On Wednesday, Marshall saw the dentist. He worked on the dentures some more and Marshall said they felt pretty good when we left the office but within a few hours -- and after eating lunch -- the pain was back. So we will need to see him again.

This morning he got lab work done and then we saw the oncologist. The PSA is now up to 33. Dr. Flaig brought up the scans taken this week and compared them to the scans taken last month and on the bone scan there is a new area in the mid-back. However, when he looked at the CT scan, that new area didn't show up. He said that CT scans take over a thousand images but they can still miss things.

And there is cancer growing in the left hip area.

Dr. Flaig said that even though the PSA is rising, the progression of the cancer is fairly slow. But he says it is time to move on to new treatments. So we are discontinuing the Zytiga immediately.

And he scheduled us with the radiation oncologist to get radiation on Marshall's left hip. We see him on Monday to get it in place.

Then he said there are three options for going forward:

1. A new drug called Xtandi. Dr. Flaig does not recommend Marshall going on Xtandi because a small percentage of men have had seizures as a side effect and have fallen and fractured a bone, which in his words would be "devastating."

2. Old-fashioned chemotherapy (docetaxel) by infusion. Dr. Flaig does not recommend this either because he thinks Marshall has weakened over the past 2-1/2 years and that this type of chemo would weaken him more and make it more likely that he might fall.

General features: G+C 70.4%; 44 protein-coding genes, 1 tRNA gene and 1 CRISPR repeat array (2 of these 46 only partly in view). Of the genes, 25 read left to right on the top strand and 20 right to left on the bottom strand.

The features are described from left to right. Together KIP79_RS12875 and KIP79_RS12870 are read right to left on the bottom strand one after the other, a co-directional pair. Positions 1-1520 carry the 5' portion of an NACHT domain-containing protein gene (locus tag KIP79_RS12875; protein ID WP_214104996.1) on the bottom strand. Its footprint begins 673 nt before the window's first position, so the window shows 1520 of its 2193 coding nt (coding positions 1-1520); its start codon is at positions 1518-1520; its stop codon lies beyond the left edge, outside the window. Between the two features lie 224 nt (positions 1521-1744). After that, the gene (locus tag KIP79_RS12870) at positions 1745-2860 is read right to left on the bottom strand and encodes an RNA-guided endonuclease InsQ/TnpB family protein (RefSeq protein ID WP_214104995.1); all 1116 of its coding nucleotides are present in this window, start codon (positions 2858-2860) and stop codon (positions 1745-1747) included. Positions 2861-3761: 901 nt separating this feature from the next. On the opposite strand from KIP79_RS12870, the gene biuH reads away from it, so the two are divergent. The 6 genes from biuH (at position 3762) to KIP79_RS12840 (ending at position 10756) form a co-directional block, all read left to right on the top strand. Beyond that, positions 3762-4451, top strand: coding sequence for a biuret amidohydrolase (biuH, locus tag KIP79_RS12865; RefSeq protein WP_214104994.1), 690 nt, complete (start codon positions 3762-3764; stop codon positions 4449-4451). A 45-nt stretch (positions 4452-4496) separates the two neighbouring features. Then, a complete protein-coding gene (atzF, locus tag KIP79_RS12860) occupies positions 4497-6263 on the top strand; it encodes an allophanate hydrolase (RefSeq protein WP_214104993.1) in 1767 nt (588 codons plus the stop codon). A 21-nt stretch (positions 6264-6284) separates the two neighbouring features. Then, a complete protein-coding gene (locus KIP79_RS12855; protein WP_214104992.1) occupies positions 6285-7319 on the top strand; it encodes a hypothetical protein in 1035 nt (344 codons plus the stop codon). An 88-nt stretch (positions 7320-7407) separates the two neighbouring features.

3. Chemotherapy by pill (cytoxin). This is what Dr. Flaig recommended, so we are starting cytoxin tomorrow. He said that compared to the docetaxel, the cytoxin is a VERY low dose and the side effects should be minimal. He also said that the cytoxin works in about 40% of men. Marshall will be monitored every three weeks to check his blood counts and kidney function.

So we went to the pharmacy at the hospital and got the cytoxin prescription filled and we had to pay $181. Good grief.

We talked to the doctor about the excruciating pain Marshall has been having and he said that the way Marshall describes the pain it sounds muscular to him. He recommended taking 2 oxycodone every 6 hours and seeing if the pain lets up over the next few days. I personally think the pain could be related to stress (he's been worried about this visit for 5 weeks). I think it will let up now that we have a plan of action.

- Posted using BlogPress from my iPad

Tuesday, October 14, 2014

Scans are done

We got to the hospital at 9:30 and by 1:30 his scans were all done and we headed back to the hotel.